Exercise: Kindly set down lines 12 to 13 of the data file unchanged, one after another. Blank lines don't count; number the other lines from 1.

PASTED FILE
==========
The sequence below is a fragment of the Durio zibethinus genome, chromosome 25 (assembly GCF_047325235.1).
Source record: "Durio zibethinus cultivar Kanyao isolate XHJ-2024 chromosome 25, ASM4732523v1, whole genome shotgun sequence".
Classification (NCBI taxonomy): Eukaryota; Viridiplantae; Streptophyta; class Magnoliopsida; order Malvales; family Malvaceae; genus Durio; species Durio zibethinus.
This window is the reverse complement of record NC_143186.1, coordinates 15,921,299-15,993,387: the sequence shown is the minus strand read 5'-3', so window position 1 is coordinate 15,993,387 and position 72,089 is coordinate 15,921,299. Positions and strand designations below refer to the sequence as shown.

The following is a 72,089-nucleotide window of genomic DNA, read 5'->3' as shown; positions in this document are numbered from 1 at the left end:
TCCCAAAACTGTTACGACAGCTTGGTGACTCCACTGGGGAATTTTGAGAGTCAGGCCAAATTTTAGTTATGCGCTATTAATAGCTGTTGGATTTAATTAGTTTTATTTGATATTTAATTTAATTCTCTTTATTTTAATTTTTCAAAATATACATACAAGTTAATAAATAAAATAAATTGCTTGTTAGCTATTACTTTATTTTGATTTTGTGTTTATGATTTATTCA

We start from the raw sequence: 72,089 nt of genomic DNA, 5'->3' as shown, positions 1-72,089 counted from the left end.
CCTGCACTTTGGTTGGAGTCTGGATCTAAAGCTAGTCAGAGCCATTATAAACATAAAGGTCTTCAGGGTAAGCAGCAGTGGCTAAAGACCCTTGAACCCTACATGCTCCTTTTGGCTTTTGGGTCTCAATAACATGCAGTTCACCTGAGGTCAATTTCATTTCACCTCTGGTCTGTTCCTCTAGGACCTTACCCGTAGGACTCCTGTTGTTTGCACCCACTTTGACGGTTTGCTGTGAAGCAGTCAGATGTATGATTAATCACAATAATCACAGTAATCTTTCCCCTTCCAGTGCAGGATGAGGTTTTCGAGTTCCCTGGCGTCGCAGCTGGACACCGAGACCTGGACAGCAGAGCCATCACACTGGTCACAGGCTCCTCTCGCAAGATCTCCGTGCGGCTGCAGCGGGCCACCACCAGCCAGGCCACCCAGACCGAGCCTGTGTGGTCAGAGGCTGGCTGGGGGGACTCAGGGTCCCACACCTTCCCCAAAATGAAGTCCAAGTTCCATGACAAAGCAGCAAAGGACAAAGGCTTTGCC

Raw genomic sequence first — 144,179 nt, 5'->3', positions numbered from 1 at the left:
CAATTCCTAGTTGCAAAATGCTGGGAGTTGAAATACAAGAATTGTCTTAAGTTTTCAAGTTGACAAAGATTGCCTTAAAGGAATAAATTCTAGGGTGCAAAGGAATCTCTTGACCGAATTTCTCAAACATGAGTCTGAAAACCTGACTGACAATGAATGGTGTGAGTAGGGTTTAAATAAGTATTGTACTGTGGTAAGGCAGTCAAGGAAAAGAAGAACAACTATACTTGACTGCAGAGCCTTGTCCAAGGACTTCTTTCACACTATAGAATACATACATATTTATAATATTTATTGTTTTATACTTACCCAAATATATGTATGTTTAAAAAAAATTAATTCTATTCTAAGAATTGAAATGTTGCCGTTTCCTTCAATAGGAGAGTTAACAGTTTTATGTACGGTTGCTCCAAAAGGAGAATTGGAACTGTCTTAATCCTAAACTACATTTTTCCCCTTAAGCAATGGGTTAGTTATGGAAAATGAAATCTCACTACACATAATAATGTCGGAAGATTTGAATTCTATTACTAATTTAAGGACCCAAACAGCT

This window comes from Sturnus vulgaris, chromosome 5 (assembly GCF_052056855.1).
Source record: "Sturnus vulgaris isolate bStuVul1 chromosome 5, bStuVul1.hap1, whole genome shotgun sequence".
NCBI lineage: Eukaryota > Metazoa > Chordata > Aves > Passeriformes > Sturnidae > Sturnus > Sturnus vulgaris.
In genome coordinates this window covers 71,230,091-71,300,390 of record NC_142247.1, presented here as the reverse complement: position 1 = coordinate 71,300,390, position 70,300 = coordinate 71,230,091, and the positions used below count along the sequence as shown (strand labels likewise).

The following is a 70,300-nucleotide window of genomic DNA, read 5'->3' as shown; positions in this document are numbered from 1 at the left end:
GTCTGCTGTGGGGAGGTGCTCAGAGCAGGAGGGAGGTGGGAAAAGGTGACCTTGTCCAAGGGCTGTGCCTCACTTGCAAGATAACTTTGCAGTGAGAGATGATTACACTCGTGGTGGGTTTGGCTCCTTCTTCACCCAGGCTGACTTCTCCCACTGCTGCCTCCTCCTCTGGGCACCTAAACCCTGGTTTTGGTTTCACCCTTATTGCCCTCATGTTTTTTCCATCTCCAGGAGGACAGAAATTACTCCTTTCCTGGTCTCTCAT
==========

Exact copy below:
Source record: "Sturnus vulgaris isolate bStuVul1 chromosome 5, bStuVul1.hap1, whole genome shotgun sequence".
NCBI lineage: Eukaryota > Metazoa > Chordata > Aves > Passeriformes > Sturnidae > Sturnus > Sturnus vulgaris.